Migrating Mastodon Helm Chart to Bitnami
A few months back, I wrote an article on how to deploy Mastodon on Kubernetes using the official Mastodon Helm Chart. However, the Mastodon community recently relocated their Helm Chart to a different repository. Unfortunately, this Helm Chart isn’t well maintained, and when we tried to use it, we bumped into a few blockers. Consequently, we opted to utilize the Mastodon Helm Chart provided by Bitnami, which is a more reliable and well-maintained solution.
Bitnami offers an extensive library of Helm Charts for popular applications. While many of these Helm Charts receive regular updates, our experience with the Mastodon Helm Chart was not without its challenges. During the migration process, we encountered several issues, some of which were caused by incorrectly defined templates.
You might wonder if it’s necessary to migrate the Helm Chart to a different repository that's better maintained. The answer is yes. Recently, Mastodon released information about a few vulnerabilities affecting older versions. Unfortunately, these critical security patches are not included in Mastodon's official Helm Chart. Fortunately, the Bitnami team takes the necessary steps to ensure their Helm Chart remains up-to-date.
With that said, here is the tutorial on how to migrate the Mastodon Helm Chart to the one packaged by Bitnami. Let's begin!
Prepare Mastodon instance for the migration
As you might remember from the previous article about deploying Mastodon on Kubernetes, I am using Flux CD to deploy the Helm Chart with the GitOps approach. In this migration process, the goal is to minimize modifications to our existing configurations. The following steps are required:
- Update HelmRelease and adjust values for the Helm Chart.
- Update the HelmRepository.
- Create a new secret for Redis.
Please note that this migration will involve a temporary downtime. Make sure to prepare your
values.yaml file accordingly. I described some sections that may be problematic below. Here is the link to the Mastodon Helm Chart from Bitnami repository.
Apache Helm Chart and Ingress
To use Ingress, you need to enable Apache Helm Chart, which is a dependency. It's worth noting that as of October 25th, Mastodon Helm Chart version 2.1.0 uses Apache Helm Chart as a dependency in version 9.x.x.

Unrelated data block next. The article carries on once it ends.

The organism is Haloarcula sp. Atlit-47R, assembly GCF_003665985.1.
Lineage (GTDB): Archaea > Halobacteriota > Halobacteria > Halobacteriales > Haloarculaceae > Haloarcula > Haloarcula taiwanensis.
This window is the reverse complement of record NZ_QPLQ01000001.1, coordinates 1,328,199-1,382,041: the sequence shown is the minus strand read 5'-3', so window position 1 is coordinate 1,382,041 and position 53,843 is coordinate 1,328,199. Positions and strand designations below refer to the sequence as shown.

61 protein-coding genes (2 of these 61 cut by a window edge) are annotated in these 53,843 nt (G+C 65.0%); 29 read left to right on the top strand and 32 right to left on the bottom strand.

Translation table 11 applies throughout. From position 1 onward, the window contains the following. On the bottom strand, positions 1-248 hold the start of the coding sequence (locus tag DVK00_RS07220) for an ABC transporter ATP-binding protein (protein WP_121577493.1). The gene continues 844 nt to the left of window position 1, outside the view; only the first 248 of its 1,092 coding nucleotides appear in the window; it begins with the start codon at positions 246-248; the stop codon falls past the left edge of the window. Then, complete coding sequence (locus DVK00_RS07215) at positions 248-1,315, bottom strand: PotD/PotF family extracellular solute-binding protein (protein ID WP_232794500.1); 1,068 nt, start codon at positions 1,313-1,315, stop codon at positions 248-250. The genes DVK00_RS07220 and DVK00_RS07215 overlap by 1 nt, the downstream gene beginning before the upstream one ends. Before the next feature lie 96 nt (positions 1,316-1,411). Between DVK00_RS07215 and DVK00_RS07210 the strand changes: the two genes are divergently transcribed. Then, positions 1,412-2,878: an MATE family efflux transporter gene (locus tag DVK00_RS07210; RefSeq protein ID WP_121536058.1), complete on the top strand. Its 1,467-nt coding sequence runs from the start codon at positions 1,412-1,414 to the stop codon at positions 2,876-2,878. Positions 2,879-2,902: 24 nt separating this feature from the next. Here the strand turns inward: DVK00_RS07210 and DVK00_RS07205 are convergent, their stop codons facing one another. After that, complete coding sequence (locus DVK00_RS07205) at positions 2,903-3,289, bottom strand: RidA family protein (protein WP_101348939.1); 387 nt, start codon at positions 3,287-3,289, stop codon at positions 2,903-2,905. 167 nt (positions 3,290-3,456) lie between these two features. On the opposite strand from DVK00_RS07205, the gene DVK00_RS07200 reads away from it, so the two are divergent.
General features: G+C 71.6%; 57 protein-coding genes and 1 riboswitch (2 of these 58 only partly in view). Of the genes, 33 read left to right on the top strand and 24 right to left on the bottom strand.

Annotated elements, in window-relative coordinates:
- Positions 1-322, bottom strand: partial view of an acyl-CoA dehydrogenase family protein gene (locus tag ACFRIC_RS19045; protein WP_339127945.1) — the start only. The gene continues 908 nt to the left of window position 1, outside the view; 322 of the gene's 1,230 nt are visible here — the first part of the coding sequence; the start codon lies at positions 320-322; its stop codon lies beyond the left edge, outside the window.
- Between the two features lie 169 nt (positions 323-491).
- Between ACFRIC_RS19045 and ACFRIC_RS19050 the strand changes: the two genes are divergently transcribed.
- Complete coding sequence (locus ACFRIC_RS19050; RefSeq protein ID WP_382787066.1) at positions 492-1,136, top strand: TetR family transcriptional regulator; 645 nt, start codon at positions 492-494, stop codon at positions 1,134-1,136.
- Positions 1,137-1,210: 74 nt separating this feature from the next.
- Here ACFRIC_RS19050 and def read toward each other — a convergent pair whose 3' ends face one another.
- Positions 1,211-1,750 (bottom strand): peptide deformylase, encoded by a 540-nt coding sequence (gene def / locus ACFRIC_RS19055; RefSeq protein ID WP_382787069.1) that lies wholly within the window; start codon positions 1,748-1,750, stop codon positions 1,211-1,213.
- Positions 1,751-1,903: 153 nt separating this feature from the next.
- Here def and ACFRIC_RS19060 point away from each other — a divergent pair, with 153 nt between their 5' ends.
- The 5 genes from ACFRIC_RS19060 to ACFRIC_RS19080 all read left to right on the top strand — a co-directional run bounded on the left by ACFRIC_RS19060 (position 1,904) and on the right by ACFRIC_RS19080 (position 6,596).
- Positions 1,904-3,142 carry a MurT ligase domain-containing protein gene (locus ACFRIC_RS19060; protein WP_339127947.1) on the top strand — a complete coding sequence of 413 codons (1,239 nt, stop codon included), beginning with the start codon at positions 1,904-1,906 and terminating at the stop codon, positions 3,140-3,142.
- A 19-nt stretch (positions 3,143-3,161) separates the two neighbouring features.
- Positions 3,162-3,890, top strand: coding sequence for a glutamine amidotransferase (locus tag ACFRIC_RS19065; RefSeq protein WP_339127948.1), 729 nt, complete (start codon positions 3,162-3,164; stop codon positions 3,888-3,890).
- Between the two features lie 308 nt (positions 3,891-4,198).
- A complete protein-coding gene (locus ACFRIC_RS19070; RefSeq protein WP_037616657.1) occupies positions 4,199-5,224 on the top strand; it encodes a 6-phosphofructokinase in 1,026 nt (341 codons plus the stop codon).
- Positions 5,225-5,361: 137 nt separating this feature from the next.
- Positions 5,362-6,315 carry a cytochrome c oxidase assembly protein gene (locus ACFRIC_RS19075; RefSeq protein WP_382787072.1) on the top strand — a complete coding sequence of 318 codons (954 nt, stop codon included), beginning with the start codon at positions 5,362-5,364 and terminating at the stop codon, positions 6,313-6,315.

Configuring values for Apache Helm Chart was also a bit tricky - version 9.6.5 states that ingress.certManager is deprecated, however when you look into the Helm Chart templates - this value is still required in order to enable TLS in ingress. Also, there was an issue with Apache ConfigMap, but fortunately, it was merged and closed. Need I mention that the migration was quite a challenge?
Apache Helm Chart 10.0.0 release updated the whole Ingress logic. Keep in mind that if you're following this article at a later date, you may need to make adjustments to the Ingress configuration I've described here.
Init job performs the database and elasticsearch migration, checks the connection to S3, and precompiles the assets.
initJob.createAdmin flag must be set to false - otherwise, the init job can’t finish - it is necessary to start up the Mastodon pods.
useSecureWebSocket must be set to true - we bumped into a problem when the website fails to create a WebSocket connection to streaming. The issue is still open here.
For our storage, we are using Google Cloud Storage. During the migration, the S3 bucket tried to use the http protocol even though externalS3.protocol was set to https. Additionally, pods couldn’t find the correct bucket name after the Mastodon start up, so the configuration below was necessary.
forceHttpsS3Protocol: true s3AliasHost: storage.googleapis.com/<bucket-name>
Later in this tutorial, I will also share the configuration required to collect metrics with Prometheus Statsd Exporter and visualize them in a Grafana dashboard. Add here the name of your Prometheus Statsd Exporter service name.
extraConfig: STATSD_ADDR: <name of statds exporter service>.<namespace>:9125
Currently, the Mastodon Helm Chart logic allows you to specify existing secrets for Redis only if you are using external Redis. If you are using Redis as a dependency, based on the Helm Chart templates, the secret name is the same as the Redis Helm Chart release.
Move your existing password to the new secret named:
<your-helm-release>-redis, for example,
Edit your Helm Chart values
After wrapping everything up, your values file should look like this: